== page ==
- Overburdening or under-utilization of resources on the projects
- People management to be rendered to a particular resource
This report needs to be circulated by project managers to their team members. A project manager can resort to the use of a project management reporting tool to track time. These project management reporting tools can be used by their team members to have them accurately track their time. This way a project manager has a complete idea of the time and effort spent in the completion of a particular task or the entire project.
#2 – Expense Report
Imagine a situation where you are going along with the project and in your opinion, it’s proceeding smoothly, as intended. Your team members are looking all great and the tasks are all going as planned, within timelines. At the closing of the project execution, you and your team members put together their total expenses on the project and you calculate the budget consumed by the resources and every single material used. To your surprise, your calculations startle you as the cost incurred is way beyond the budget allocated to the project, and what you thought was a successful project is, in fact, a project drowned in losses. Not gone as planned, perhaps, if you had an Expense Report doing the rounds weekly, you could have foreseen this and taken remedial steps to stop the project from going beyond its budget.
An Expense Report would detail down all the expenses incurred and you will be able to hold these sheets in front of the budget plan as well. This report can be viewed by the project manager and the stakeholders, who approve budgets on a weekly basis, but the recording of the expenses, whether big or small, should be carried out in real-time.
#3 – Project Status Report
One of the most important projects management reports is the Project Status Report. The fact that this makes it an all-encompassing report is what makes it an important one. The entire project’s status should reflect in this single report. You can have it either in a chart and graphics format or you can have the data and information put in front of you in the form of spreadsheets.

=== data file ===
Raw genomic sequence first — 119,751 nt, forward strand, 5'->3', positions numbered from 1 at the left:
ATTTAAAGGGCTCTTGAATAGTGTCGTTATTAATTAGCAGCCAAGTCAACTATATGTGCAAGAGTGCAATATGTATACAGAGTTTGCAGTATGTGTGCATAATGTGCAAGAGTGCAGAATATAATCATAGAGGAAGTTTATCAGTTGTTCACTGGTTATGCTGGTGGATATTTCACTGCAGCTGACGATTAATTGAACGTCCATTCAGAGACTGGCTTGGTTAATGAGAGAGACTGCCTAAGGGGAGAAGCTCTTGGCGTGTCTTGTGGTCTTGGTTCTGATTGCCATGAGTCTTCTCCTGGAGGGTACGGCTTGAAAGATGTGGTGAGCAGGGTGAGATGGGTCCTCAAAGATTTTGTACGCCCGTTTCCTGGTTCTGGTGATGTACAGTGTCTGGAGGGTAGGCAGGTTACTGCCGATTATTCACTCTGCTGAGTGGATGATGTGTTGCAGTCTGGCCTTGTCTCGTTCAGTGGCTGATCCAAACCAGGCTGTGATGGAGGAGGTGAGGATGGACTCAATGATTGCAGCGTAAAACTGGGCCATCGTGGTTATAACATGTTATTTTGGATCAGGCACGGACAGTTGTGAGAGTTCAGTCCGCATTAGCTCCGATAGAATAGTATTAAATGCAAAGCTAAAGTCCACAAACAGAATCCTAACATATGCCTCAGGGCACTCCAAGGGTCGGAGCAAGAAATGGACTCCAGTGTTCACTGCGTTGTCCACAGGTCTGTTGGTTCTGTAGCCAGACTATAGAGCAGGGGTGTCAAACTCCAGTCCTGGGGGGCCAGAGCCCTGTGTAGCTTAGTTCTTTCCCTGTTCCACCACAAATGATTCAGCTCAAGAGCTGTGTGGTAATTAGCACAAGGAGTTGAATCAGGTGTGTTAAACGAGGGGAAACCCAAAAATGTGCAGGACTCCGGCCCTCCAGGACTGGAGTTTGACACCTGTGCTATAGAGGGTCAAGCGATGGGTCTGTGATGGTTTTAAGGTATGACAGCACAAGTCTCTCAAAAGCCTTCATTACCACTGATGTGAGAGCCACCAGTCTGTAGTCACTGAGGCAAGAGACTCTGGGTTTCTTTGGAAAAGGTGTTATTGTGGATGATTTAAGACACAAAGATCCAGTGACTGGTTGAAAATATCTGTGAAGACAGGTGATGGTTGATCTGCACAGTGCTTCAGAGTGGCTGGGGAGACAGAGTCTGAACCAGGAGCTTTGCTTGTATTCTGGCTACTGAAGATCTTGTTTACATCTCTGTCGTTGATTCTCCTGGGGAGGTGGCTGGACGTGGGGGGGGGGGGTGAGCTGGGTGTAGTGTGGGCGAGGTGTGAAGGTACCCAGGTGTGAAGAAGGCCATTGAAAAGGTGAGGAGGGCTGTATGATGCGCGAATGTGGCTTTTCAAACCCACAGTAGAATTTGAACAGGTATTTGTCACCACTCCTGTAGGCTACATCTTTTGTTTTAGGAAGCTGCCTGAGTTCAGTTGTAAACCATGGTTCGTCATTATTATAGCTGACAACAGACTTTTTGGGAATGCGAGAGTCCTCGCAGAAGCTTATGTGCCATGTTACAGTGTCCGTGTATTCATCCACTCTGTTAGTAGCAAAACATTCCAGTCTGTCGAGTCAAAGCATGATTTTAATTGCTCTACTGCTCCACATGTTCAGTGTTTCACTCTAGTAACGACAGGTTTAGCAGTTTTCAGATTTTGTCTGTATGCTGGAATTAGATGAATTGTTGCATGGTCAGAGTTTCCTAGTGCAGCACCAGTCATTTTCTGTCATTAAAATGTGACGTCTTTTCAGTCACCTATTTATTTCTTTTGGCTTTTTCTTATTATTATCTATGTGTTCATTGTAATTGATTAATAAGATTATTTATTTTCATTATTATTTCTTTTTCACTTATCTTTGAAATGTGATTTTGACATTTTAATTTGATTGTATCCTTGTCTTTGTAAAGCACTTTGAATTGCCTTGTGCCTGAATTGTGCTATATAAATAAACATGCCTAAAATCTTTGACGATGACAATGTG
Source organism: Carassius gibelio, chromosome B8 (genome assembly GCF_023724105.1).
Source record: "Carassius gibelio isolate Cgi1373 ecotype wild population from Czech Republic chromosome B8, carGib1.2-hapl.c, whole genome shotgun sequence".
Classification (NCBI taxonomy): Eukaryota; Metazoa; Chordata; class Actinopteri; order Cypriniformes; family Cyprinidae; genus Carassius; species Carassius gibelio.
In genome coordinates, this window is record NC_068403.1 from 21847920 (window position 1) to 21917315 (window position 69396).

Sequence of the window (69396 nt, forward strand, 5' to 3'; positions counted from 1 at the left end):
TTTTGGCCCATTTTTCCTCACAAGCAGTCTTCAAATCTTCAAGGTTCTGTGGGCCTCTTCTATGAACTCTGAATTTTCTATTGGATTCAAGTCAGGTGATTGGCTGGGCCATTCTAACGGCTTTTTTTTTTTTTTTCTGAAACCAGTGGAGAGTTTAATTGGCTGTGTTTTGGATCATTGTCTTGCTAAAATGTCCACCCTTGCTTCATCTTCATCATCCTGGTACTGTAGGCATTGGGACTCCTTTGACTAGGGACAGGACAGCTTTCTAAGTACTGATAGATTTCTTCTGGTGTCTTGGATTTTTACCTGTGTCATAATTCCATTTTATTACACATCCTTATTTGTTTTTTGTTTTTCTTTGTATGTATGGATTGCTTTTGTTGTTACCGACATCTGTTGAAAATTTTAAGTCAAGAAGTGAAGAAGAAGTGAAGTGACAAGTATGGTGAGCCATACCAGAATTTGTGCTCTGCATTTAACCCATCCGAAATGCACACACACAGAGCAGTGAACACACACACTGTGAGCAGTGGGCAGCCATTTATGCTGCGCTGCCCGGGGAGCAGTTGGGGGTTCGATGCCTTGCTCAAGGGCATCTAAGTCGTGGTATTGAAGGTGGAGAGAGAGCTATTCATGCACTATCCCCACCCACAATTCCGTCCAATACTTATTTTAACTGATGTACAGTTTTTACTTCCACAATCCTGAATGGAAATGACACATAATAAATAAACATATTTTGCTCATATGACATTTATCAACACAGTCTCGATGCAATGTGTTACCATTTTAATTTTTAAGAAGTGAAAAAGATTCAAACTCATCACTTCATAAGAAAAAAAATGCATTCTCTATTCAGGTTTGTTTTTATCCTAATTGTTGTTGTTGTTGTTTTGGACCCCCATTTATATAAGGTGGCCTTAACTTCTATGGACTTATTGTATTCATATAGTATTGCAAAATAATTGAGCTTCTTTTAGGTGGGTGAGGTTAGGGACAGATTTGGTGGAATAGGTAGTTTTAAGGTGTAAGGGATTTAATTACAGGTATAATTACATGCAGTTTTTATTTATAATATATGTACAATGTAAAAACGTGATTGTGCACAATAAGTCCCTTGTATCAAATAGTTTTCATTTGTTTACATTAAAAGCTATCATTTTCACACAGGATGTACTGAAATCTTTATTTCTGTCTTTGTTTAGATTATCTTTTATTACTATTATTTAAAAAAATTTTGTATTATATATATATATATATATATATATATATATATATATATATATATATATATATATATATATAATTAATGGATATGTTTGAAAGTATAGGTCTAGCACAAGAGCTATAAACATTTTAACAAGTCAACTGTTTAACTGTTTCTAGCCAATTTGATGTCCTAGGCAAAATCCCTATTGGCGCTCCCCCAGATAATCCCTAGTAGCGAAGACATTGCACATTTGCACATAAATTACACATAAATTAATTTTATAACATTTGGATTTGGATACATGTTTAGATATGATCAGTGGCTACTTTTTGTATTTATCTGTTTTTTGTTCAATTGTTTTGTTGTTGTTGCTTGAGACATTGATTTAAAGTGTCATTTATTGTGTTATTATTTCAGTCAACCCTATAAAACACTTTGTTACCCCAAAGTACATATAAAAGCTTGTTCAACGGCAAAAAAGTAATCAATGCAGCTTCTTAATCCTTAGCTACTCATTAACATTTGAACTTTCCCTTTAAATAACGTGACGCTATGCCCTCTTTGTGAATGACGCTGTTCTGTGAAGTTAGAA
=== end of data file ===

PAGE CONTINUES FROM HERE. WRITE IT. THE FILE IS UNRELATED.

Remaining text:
The master project status report will be indicative of the following statuses pertaining to the project:
- Work completed
- Delayed deadline
- Variance in the schedule (planned vs. actuals)
- Variance in cost (planned vs. actuals)
- Issue tracking
- Risk tracking
- Pending tasks
Apart from these, you can add or subtract the things you need to know about this project and its status. For more information on Project Status Reports, you can visit the blog post that I recently read, right here. Happy project management reporting to you!
#4 – Resource Workload Report
Similar to the Timesheet Report, the Resource Workload Report will track how much work is assigned to each project team member. This project management report is very beneficial to the project manager in assignments or allocation of work. Every team member is also updated with this report so that they can check their assignments for the week and if there’s a shortage of work, they can approach their project manager and initiate work that they can do.
The Resource Workload Report can also be used for forecasting the project workload on a particular day, so the project manager can be ahead of their game and accordingly move the project plan as the workload goes on. They can even factor out a proper plan and juggle the work pending or in the pipeline.
#5 – Portfolio Report
This is a project management report especially for project managers handling more than one project at any given time. This report showcases their portfolio at work for the many projects they have under them. As seen, this portfolio report will showcase the number of projects that the project manager is handling and will ensure that the important dates are alongside the mentions of the project. These dates will include all the milestone dates, the project completion date, and will also state the current status of the project as it proceeds from one project stage to another.
This is a rather small report and can be optional for many. I found this to be very essential for me and it helped me keep track of all my projects and what needed my attention more than the other at that particular time.
Best Project Reporting in Project Management Practices